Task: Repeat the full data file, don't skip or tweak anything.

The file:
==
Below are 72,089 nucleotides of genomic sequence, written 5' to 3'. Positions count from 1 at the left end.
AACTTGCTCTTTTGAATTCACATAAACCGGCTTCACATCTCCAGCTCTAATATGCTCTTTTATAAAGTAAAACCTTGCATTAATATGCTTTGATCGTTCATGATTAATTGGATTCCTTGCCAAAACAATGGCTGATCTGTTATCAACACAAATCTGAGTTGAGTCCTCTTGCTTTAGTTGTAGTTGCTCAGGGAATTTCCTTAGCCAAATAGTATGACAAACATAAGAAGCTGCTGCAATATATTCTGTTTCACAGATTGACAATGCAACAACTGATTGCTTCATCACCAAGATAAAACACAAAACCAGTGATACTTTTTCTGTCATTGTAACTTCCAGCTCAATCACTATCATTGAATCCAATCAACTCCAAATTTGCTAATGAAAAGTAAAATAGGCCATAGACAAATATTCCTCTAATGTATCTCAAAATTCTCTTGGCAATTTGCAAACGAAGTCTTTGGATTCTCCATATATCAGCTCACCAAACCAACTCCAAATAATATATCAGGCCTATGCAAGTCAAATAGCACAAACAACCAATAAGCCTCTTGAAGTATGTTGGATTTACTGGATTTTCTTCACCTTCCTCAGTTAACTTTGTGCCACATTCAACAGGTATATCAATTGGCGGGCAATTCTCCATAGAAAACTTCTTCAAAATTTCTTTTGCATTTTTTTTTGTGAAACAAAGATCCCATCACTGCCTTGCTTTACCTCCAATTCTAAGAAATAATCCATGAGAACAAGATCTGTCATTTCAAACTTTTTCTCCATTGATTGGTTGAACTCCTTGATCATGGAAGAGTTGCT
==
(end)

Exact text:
Below are 72,089 nucleotides of genomic sequence, written 5' to 3'. Positions count from 1 at the left end.
AACTTGCTCTTTTGAATTCACATAAACCGGCTTCACATCTCCAGCTCTAATATGCTCTTTTATAAAGTAAAACCTTGCATTAATATGCTTTGATCGTTCATGATTAATTGGATTCCTTGCCAAAACAATGGCTGATCTGTTATCAACACAAATCTGAGTTGAGTCCTCTTGCTTTAGTTGTAGTTGCTCAGGGAATTTCCTTAGCCAAATAGTATGACAAACATAAGAAGCTGCTGCAATATATTCTGTTTCACAGATTGACAATGCAACAACTGATTGCTTCATCACCAAGATAAAACACAAAACCAGTGATACTTTTTCTGTCATTGTAACTTCCAGCTCAATCACTATCATTGAATCCAATCAACTCCAAATTTGCTAATGAAAAGTAAAATAGGCCATAGACAAATATTCCTCTAATGTATCTCAAAATTCTCTTGGCAATTTGCAAACGAAGTCTTTGGATTCTCCATATATCAGCTCACCAAACCAACTCCAAATAATATATCAGGCCTATGCAAGTCAAATAGCACAAACAACCAATAAGCCTCTTGAAGTATGTTGGATTTACTGGATTTTCTTCACCTTCCTCAGTTAACTTTGTGCCACATTCAACAGGTATATCAATTGGCGGGCAATTCTCCATAGAAAACTTCTTCAAAATTTCTTTTGCATTTTTTTTTGTGAAACAAAGATCCCATCACTGCCTTGCTTTACCTCCAATTCTAAGAAATAATCCATGAGAACAAGATCTGTCATTTCAAACTTTTTCTCCATTGATTGGTTGAACTCCTTGATCATGGAAGAGTTGCT